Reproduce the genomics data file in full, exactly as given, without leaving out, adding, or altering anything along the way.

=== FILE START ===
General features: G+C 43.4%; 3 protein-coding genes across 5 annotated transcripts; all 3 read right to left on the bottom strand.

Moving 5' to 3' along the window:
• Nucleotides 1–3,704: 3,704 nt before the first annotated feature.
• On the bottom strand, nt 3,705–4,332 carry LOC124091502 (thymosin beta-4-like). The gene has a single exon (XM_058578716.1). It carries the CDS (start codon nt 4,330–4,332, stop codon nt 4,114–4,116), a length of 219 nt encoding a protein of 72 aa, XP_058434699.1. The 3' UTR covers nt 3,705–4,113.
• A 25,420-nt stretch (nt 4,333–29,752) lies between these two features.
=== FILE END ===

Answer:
General features: G+C 43.4%; 3 protein-coding genes across 5 annotated transcripts; all 3 read right to left on the bottom strand.

Moving 5' to 3' along the window:
• Nucleotides 1–3,704: 3,704 nt before the first annotated feature.
• On the bottom strand, nt 3,705–4,332 carry LOC124091502 (thymosin beta-4-like). The gene has a single exon (XM_058578716.1). It carries the CDS (start codon nt 4,330–4,332, stop codon nt 4,114–4,116), a length of 219 nt encoding a protein of 72 aa, XP_058434699.1. The 3' UTR covers nt 3,705–4,113.
• A 25,420-nt stretch (nt 4,333–29,752) lies between these two features.